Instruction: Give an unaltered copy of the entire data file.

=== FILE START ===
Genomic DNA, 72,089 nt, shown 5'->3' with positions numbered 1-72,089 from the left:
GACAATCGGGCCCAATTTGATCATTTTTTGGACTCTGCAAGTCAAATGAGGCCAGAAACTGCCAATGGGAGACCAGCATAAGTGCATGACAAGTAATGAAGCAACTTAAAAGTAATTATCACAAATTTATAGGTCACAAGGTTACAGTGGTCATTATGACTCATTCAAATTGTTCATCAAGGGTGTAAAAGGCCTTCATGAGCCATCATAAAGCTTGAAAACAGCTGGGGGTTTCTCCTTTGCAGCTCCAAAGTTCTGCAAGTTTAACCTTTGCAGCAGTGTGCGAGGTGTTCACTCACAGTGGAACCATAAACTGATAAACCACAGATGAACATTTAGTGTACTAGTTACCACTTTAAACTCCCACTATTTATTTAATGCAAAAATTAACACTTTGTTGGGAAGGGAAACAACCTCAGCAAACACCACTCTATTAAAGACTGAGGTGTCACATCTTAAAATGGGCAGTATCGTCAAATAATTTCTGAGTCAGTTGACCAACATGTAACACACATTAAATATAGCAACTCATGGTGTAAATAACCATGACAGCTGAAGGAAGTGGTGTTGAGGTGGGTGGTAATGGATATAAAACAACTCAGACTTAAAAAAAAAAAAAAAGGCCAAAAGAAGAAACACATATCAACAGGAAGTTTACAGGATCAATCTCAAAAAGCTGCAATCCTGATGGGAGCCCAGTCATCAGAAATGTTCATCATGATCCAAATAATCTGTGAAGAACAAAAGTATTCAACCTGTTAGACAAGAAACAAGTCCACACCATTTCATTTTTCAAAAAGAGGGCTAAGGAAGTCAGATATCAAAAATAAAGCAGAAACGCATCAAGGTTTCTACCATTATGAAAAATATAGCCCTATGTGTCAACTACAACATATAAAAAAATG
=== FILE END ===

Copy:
Genomic DNA, 72,089 nt, shown 5'->3' with positions numbered 1-72,089 from the left:
GACAATCGGGCCCAATTTGATCATTTTTTGGACTCTGCAAGTCAAATGAGGCCAGAAACTGCCAATGGGAGACCAGCATAAGTGCATGACAAGTAATGAAGCAACTTAAAAGTAATTATCACAAATTTATAGGTCACAAGGTTACAGTGGTCATTATGACTCATTCAAATTGTTCATCAAGGGTGTAAAAGGCCTTCATGAGCCATCATAAAGCTTGAAAACAGCTGGGGGTTTCTCCTTTGCAGCTCCAAAGTTCTGCAAGTTTAACCTTTGCAGCAGTGTGCGAGGTGTTCACTCACAGTGGAACCATAAACTGATAAACCACAGATGAACATTTAGTGTACTAGTTACCACTTTAAACTCCCACTATTTATTTAATGCAAAAATTAACACTTTGTTGGGAAGGGAAACAACCTCAGCAAACACCACTCTATTAAAGACTGAGGTGTCACATCTTAAAATGGGCAGTATCGTCAAATAATTTCTGAGTCAGTTGACCAACATGTAACACACATTAAATATAGCAACTCATGGTGTAAATAACCATGACAGCTGAAGGAAGTGGTGTTGAGGTGGGTGGTAATGGATATAAAACAACTCAGACTTAAAAAAAAAAAAAAAGGCCAAAAGAAGAAACACATATCAACAGGAAGTTTACAGGATCAATCTCAAAAAGCTGCAATCCTGATGGGAGCCCAGTCATCAGAAATGTTCATCATGATCCAAATAATCTGTGAAGAACAAAAGTATTCAACCTGTTAGACAAGAAACAAGTCCACACCATTTCATTTTTCAAAAAGAGGGCTAAGGAAGTCAGATATCAAAAATAAAGCAGAAACGCATCAAGGTTTCTACCATTATGAAAAATATAGCCCTATGTGTCAACTACAACATATAAAAAAATG